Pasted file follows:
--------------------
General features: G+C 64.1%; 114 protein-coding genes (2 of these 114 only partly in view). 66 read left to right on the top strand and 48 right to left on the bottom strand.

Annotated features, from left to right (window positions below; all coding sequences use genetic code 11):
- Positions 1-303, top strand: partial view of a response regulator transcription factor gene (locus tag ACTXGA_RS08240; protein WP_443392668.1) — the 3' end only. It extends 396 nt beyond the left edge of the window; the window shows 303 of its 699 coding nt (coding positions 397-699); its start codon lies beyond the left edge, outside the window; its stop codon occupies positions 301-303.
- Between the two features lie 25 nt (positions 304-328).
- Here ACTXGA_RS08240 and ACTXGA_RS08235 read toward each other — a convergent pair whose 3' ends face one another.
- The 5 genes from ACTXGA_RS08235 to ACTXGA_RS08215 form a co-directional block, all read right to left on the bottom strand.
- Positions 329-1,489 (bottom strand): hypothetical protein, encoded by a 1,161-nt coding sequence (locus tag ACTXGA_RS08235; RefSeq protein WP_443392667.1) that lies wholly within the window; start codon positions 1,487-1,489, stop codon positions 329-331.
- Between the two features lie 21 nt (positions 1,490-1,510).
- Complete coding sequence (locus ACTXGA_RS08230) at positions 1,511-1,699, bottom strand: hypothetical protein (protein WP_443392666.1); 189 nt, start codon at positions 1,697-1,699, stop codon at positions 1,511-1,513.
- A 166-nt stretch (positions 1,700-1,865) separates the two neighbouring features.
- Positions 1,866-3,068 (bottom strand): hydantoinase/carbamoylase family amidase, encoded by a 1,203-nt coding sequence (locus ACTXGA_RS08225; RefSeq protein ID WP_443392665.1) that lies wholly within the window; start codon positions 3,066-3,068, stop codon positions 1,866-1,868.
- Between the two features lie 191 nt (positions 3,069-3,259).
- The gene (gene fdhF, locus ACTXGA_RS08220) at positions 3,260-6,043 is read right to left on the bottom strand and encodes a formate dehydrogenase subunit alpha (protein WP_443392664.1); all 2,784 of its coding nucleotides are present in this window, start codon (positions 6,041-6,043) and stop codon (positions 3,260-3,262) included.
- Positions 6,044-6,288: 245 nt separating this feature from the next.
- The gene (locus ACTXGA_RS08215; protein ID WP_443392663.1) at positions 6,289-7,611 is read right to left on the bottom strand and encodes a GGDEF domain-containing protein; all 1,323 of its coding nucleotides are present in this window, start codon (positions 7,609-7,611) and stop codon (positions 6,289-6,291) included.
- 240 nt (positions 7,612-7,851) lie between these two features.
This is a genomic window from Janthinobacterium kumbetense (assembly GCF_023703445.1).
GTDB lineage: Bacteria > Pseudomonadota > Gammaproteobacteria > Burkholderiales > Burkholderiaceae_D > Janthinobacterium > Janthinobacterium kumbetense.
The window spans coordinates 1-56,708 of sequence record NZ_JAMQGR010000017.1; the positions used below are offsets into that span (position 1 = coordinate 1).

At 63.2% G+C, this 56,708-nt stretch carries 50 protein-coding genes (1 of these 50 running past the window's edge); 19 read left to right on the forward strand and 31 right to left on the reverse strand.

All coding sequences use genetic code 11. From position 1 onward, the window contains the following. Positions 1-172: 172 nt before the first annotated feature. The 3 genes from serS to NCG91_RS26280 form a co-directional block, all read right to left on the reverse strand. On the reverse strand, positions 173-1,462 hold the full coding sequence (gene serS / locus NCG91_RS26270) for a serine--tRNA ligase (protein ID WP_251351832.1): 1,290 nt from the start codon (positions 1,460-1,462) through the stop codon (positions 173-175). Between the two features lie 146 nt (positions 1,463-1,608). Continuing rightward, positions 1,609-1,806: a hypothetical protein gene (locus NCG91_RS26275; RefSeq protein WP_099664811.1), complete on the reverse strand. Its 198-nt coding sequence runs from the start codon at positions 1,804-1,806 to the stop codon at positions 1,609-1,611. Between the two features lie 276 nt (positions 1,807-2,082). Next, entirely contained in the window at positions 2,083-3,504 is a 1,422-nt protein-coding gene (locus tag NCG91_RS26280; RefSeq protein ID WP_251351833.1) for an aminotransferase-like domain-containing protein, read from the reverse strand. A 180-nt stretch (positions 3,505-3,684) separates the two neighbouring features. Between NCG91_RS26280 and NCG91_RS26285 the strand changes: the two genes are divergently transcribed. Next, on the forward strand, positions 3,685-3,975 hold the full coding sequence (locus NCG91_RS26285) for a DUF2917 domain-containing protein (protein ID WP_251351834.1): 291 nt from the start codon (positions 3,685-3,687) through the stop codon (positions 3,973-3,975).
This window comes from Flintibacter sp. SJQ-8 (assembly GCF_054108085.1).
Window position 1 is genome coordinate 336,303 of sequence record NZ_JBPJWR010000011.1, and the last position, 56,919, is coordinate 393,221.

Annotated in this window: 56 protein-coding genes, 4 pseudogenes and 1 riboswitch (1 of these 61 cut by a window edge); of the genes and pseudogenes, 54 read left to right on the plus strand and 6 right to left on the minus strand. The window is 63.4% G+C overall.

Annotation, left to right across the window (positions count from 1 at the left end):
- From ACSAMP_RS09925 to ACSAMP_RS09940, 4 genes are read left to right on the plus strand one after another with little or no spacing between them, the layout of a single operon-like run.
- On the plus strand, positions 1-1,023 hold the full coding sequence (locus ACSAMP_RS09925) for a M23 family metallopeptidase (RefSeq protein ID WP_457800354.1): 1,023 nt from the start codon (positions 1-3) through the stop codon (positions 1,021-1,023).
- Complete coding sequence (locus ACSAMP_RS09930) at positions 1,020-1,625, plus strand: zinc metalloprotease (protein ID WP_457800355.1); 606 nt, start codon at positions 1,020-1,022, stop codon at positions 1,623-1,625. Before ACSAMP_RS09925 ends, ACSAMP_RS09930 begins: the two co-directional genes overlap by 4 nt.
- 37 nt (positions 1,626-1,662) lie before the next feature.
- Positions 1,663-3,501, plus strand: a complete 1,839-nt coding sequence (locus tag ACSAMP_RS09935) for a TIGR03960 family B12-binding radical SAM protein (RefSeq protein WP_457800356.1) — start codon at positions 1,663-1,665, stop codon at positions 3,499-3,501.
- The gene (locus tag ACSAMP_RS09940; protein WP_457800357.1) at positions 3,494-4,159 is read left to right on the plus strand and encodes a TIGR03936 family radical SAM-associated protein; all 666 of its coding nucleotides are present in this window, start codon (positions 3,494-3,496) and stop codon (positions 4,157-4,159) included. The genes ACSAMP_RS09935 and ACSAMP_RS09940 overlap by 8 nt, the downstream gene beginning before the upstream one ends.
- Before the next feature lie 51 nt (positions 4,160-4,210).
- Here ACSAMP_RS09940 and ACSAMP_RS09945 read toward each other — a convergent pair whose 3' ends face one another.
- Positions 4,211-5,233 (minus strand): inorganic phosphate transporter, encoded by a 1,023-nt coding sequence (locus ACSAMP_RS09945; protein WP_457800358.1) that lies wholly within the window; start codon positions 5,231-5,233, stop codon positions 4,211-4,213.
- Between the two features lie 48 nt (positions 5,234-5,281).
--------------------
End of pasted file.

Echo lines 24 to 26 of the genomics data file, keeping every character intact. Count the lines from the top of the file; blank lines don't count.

Annotated in this window: 56 protein-coding genes, 4 pseudogenes and 1 riboswitch (1 of these 61 cut by a window edge); of the genes and pseudogenes, 54 read left to right on the plus strand and 6 right to left on the minus strand. The window is 63.4% G+C overall.

Annotation, left to right across the window (positions count from 1 at the left end):
- From ACSAMP_RS09925 to ACSAMP_RS09940, 4 genes are read left to right on the plus strand one after another with little or no spacing between them, the layout of a single operon-like run.